If you’ve had any experience with grappa, it likely came at the end of a meal at an Italian restaurant after a waiter handed you a shot glass of clear liquid. It burned going down, probably, and you weren’t quite sure what you’d just consumed. Grappa has been a beloved spirit in Italy for more than 200 years, yet its reputation hasn’t exactly been stellar in the U.S. Over the past five years, however, grappa imports have ramped up, providing an increasing number of options. Grappa is no longer a mystery spirit you should be wary of, it’s something you should experiment with. Here’s what you need to know about grappa.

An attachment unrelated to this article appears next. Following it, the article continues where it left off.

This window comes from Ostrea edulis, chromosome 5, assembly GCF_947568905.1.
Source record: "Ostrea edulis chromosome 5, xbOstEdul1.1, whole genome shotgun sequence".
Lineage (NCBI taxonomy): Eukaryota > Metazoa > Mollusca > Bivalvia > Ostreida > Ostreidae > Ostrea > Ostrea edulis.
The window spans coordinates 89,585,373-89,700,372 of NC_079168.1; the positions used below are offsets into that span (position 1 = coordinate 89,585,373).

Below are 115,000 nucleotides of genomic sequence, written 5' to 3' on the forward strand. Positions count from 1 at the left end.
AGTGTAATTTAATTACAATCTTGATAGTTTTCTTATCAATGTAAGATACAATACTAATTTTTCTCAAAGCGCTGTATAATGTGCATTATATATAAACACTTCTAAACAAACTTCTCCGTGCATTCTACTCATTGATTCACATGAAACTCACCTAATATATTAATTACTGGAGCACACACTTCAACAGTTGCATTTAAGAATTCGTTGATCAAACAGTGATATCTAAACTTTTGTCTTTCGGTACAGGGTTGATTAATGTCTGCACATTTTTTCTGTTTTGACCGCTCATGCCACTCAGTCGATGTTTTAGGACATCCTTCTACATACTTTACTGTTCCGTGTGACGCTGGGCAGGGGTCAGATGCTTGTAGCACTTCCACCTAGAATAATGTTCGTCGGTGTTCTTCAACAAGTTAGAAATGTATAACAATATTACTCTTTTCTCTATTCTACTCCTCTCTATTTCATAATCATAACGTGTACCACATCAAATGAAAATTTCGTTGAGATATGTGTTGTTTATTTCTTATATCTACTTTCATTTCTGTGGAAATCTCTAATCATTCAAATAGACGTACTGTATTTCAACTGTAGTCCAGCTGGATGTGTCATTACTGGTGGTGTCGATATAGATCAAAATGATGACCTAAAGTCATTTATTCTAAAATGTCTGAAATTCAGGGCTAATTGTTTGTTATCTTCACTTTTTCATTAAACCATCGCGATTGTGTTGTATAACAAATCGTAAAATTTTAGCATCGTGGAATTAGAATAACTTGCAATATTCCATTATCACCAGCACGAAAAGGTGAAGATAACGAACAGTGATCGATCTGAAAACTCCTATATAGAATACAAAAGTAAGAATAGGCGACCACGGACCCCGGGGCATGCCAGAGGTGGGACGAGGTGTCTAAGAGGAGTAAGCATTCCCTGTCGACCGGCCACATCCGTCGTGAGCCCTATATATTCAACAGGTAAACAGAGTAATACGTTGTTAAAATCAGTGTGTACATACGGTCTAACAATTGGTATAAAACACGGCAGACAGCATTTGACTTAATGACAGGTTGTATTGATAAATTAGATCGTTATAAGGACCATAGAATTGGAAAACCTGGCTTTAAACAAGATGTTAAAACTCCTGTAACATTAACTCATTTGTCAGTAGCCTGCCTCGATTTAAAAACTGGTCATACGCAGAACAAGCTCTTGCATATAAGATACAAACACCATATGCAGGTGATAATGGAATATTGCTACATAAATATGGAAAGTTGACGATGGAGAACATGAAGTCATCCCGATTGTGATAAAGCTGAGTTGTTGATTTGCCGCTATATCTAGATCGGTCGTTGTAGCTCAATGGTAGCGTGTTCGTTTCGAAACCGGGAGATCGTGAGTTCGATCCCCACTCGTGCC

What Is Grappa Made From?
Grappa is made from the skins of wine grapes, which is called pomace. Unlike brandy, which is made from wine, or whiskey, which is made from a liquid mash, grappa is made from a solid. Producers use the grape skins, seeds and stems that sat in the fermentation tank with grape juice to make red wine. They can also make grappa from white wine byproduct, but since the pomace isn’t usually fermented with the juice during white wine production, distillers must first ferment the skins and seeds themselves.